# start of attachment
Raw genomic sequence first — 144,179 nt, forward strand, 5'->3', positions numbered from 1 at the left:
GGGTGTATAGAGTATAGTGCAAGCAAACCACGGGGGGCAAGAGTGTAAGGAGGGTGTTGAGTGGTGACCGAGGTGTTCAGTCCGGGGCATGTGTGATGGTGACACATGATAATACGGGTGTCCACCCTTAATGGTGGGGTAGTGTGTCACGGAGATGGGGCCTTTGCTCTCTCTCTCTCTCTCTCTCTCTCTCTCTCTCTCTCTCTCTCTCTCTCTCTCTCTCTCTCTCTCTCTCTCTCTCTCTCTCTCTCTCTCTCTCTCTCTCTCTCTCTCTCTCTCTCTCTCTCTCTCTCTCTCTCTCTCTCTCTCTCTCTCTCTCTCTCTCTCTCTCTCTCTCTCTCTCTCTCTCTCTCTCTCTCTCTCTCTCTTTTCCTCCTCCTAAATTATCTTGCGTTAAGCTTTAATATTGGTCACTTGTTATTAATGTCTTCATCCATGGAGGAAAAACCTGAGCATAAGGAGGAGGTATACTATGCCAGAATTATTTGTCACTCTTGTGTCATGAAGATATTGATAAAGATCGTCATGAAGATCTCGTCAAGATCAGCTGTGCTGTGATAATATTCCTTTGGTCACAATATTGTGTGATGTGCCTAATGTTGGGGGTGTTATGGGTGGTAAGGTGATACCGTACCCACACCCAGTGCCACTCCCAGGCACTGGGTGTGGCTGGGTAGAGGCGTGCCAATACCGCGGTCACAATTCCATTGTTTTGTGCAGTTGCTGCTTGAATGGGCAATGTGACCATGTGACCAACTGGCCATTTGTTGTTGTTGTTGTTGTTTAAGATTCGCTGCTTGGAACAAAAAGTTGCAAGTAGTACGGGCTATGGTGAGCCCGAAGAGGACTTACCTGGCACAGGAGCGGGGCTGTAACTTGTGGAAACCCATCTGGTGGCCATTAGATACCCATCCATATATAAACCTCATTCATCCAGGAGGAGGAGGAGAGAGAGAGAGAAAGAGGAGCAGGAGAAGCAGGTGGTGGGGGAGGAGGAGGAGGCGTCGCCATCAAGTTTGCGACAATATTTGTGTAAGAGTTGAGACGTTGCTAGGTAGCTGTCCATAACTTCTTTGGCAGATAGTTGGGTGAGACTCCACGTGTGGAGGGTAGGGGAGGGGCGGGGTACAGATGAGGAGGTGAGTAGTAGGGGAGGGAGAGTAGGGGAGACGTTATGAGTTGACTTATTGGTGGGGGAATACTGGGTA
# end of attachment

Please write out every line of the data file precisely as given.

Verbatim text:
Raw genomic sequence first — 144,179 nt, forward strand, 5'->3', positions numbered from 1 at the left:
GGGTGTATAGAGTATAGTGCAAGCAAACCACGGGGGGCAAGAGTGTAAGGAGGGTGTTGAGTGGTGACCGAGGTGTTCAGTCCGGGGCATGTGTGATGGTGACACATGATAATACGGGTGTCCACCCTTAATGGTGGGGTAGTGTGTCACGGAGATGGGGCCTTTGCTCTCTCTCTCTCTCTCTCTCTCTCTCTCTCTCTCTCTCTCTCTCTCTCTCTCTCTCTCTCTCTCTCTCTCTCTCTCTCTCTCTCTCTCTCTCTCTCTCTCTCTCTCTCTCTCTCTCTCTCTCTCTCTCTCTCTCTCTCTCTCTCTCTCTCTCTCTCTCTCTCTCTCTCTCTCTCTCTCTCTCTCTCTCTCTCTCTCTCTCTTTTCCTCCTCCTAAATTATCTTGCGTTAAGCTTTAATATTGGTCACTTGTTATTAATGTCTTCATCCATGGAGGAAAAACCTGAGCATAAGGAGGAGGTATACTATGCCAGAATTATTTGTCACTCTTGTGTCATGAAGATATTGATAAAGATCGTCATGAAGATCTCGTCAAGATCAGCTGTGCTGTGATAATATTCCTTTGGTCACAATATTGTGTGATGTGCCTAATGTTGGGGGTGTTATGGGTGGTAAGGTGATACCGTACCCACACCCAGTGCCACTCCCAGGCACTGGGTGTGGCTGGGTAGAGGCGTGCCAATACCGCGGTCACAATTCCATTGTTTTGTGCAGTTGCTGCTTGAATGGGCAATGTGACCATGTGACCAACTGGCCATTTGTTGTTGTTGTTGTTGTTTAAGATTCGCTGCTTGGAACAAAAAGTTGCAAGTAGTACGGGCTATGGTGAGCCCGAAGAGGACTTACCTGGCACAGGAGCGGGGCTGTAACTTGTGGAAACCCATCTGGTGGCCATTAGATACCCATCCATATATAAACCTCATTCATCCAGGAGGAGGAGGAGAGAGAGAGAGAAAGAGGAGCAGGAGAAGCAGGTGGTGGGGGAGGAGGAGGAGGCGTCGCCATCAAGTTTGCGACAATATTTGTGTAAGAGTTGAGACGTTGCTAGGTAGCTGTCCATAACTTCTTTGGCAGATAGTTGGGTGAGACTCCACGTGTGGAGGGTAGGGGAGGGGCGGGGTACAGATGAGGAGGTGAGTAGTAGGGGAGGGAGAGTAGGGGAGACGTTATGAGTTGACTTATTGGTGGGGGAATACTGGGTA